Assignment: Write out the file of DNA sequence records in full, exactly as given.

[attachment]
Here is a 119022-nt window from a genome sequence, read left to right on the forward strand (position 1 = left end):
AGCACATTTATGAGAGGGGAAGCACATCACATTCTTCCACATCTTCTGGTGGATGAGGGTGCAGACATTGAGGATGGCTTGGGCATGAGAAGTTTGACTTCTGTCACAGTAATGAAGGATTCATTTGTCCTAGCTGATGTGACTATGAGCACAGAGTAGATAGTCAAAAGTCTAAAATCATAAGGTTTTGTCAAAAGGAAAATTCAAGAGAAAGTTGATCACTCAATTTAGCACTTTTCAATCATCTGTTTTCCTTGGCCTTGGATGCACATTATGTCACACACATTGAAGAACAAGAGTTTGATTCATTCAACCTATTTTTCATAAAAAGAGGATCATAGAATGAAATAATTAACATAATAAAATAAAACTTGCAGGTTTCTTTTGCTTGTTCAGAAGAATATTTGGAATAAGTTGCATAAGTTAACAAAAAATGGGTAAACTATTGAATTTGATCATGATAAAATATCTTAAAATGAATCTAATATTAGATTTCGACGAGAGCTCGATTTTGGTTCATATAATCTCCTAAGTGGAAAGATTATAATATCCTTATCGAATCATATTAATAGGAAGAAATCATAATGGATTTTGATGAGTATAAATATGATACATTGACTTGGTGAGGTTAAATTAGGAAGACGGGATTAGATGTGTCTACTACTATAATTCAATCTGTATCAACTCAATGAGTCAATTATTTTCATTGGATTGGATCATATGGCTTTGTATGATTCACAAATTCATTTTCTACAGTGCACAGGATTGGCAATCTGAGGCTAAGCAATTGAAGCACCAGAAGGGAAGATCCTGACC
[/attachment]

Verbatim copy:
Here is a 119022-nt window from a genome sequence, read left to right on the forward strand (position 1 = left end):
AGCACATTTATGAGAGGGGAAGCACATCACATTCTTCCACATCTTCTGGTGGATGAGGGTGCAGACATTGAGGATGGCTTGGGCATGAGAAGTTTGACTTCTGTCACAGTAATGAAGGATTCATTTGTCCTAGCTGATGTGACTATGAGCACAGAGTAGATAGTCAAAAGTCTAAAATCATAAGGTTTTGTCAAAAGGAAAATTCAAGAGAAAGTTGATCACTCAATTTAGCACTTTTCAATCATCTGTTTTCCTTGGCCTTGGATGCACATTATGTCACACACATTGAAGAACAAGAGTTTGATTCATTCAACCTATTTTTCATAAAAAGAGGATCATAGAATGAAATAATTAACATAATAAAATAAAACTTGCAGGTTTCTTTTGCTTGTTCAGAAGAATATTTGGAATAAGTTGCATAAGTTAACAAAAAATGGGTAAACTATTGAATTTGATCATGATAAAATATCTTAAAATGAATCTAATATTAGATTTCGACGAGAGCTCGATTTTGGTTCATATAATCTCCTAAGTGGAAAGATTATAATATCCTTATCGAATCATATTAATAGGAAGAAATCATAATGGATTTTGATGAGTATAAATATGATACATTGACTTGGTGAGGTTAAATTAGGAAGACGGGATTAGATGTGTCTACTACTATAATTCAATCTGTATCAACTCAATGAGTCAATTATTTTCATTGGATTGGATCATATGGCTTTGTATGATTCACAAATTCATTTTCTACAGTGCACAGGATTGGCAATCTGAGGCTAAGCAATTGAAGCACCAGAAGGGAAGATCCTGACC